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Meet a new true bug: “Wheelerodemus muhlenbergiae”

By John Barrat

"Wheelerodemus muhlenbergiae," adult male. (Illustration by Tina Litwak, Systematic Entomology Laboratory, USDA, National Museum of Natural History, Smithsonian)

“Wheelerodemus muhlenbergiae,” adult male. (Illustration by Tina Litwak, Systematic Entomology Laboratory, USDA, National Museum of Natural History, Smithsonian)

Who: Wheelerodemus muhlenbergiae

What: A newly discovered species of plant eating bug belonging to the family Blissidae, members of which are found worldwide. W. muhlenbergiae also represents a new genus. It is roughly a little longer than one tenth of an inch. It has wings but cannot fly.

When: Named and described in the April 2015 issue of the scientific journal Proceedings of the Entomological Society of Washington, by Thomas J. Henry (USDA Systematic Entomology Laboratory/Smithsonian’s National Museum of Natural History) and Merrill H. Sweet (New Mexico State University).

Where: Collected on native grasses in the Arbuckle Mountains of southcentral Oklahoma and on Edwards Plateau in westcentral Texas. The voucher specimens from which this species was described are held in the Smithsonian’s National Museum of Natural History, Washington, D.C; New Mexico State University, Las Cruces; and Texas A&M University, College Station.

"W. muhlenbergiae," adult male (2, 3); adult female (4, 5)

“W. muhlenbergiae,” adult male (2, 3); adult female (4, 5)

Why: Blissidae feed exclusively on the sap of monocots and cause millions of dollars in damage annually in the United States to turf grasses and agricultural crops. “These bugs are sap suckers, so to speak,” Henry says. “The whole family of Blissidae are restricted to monocots: grasses, bamboo, and plants like that. They actually suck the chlorophyll from the grasses causing it to turn whitish and die.”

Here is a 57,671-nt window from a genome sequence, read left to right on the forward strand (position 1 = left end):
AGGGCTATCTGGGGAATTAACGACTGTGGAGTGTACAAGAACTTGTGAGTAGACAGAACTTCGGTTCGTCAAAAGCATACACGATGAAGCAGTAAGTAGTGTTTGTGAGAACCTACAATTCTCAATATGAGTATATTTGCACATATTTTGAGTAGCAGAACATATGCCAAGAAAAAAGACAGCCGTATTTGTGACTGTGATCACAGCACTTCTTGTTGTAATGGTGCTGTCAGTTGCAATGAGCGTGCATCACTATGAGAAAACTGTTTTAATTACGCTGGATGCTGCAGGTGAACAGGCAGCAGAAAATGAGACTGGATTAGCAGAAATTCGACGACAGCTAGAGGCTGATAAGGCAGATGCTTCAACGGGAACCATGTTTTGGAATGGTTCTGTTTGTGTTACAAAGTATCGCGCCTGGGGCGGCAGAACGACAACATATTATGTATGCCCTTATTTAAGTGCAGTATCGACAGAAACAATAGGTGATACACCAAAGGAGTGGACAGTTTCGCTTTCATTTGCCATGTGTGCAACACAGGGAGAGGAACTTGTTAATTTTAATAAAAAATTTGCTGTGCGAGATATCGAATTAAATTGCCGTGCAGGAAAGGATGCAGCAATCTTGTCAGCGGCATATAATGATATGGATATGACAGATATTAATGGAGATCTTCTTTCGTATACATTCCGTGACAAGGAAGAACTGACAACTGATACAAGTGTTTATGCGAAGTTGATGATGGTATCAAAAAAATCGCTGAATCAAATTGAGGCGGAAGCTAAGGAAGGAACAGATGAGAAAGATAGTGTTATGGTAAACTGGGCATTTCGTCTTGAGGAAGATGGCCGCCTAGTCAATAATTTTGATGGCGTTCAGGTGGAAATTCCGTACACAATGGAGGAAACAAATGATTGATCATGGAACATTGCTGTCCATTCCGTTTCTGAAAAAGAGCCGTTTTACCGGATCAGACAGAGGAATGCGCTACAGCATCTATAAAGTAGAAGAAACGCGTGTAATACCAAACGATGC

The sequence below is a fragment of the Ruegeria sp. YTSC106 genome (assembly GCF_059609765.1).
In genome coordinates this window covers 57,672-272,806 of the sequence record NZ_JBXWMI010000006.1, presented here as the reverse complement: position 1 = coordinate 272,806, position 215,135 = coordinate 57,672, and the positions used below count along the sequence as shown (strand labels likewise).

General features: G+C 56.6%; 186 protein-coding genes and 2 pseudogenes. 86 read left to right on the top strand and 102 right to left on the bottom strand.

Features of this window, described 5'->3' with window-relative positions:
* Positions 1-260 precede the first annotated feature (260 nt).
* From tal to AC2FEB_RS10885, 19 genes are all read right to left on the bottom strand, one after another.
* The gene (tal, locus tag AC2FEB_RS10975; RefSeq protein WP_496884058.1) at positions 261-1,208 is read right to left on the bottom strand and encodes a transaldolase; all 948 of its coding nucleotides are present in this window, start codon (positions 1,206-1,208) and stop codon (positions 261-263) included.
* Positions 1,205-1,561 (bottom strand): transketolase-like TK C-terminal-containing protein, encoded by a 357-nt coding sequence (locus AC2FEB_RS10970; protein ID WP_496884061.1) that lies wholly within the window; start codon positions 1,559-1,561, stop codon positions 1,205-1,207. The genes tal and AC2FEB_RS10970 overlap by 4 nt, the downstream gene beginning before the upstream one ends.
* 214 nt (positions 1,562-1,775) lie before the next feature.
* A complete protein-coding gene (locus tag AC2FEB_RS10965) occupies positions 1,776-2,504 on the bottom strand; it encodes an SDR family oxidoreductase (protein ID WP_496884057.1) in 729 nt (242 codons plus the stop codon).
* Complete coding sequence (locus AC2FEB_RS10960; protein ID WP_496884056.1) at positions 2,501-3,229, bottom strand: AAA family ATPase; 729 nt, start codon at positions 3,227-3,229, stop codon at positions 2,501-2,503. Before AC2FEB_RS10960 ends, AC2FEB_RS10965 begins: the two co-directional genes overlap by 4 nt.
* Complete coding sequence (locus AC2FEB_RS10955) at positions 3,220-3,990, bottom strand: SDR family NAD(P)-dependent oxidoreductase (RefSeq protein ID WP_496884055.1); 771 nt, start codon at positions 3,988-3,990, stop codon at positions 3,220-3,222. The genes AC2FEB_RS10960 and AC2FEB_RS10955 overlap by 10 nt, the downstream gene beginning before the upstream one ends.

One of the most destructive members of this family is the northern chinch bug, “which in corn and sorghum feed inside the leaf layers along the stem and at the base on the roots,” Henry says. “Sometimes you can find hundreds on one plant, around the base sucking the juices out of the plant, resulting in serious injury.”

Although W. muhlenbergiae is not considered a pest, any new species of this family is of interest to agricultural research scientists.


  • Because specimens of W. muhlenbergiae collected in Oklahoma were consistently smaller than those collected in Texas, DNA analysis was required to confirm that the insects from the two geographic areas were the same species.
  • While many people call all insects “bugs,” W. muhlenbergiae is a true bug, a member of an order of insects called the Hemiptera, insects defined by their piercing, sucking mouth parts. They cannot chew.
  • Fact: W. muhlenbergiae gets its name from the two species of wild grasses upon which it lives: Muhlenbergia lindheimeri and Muhlenbergia reverchonii.

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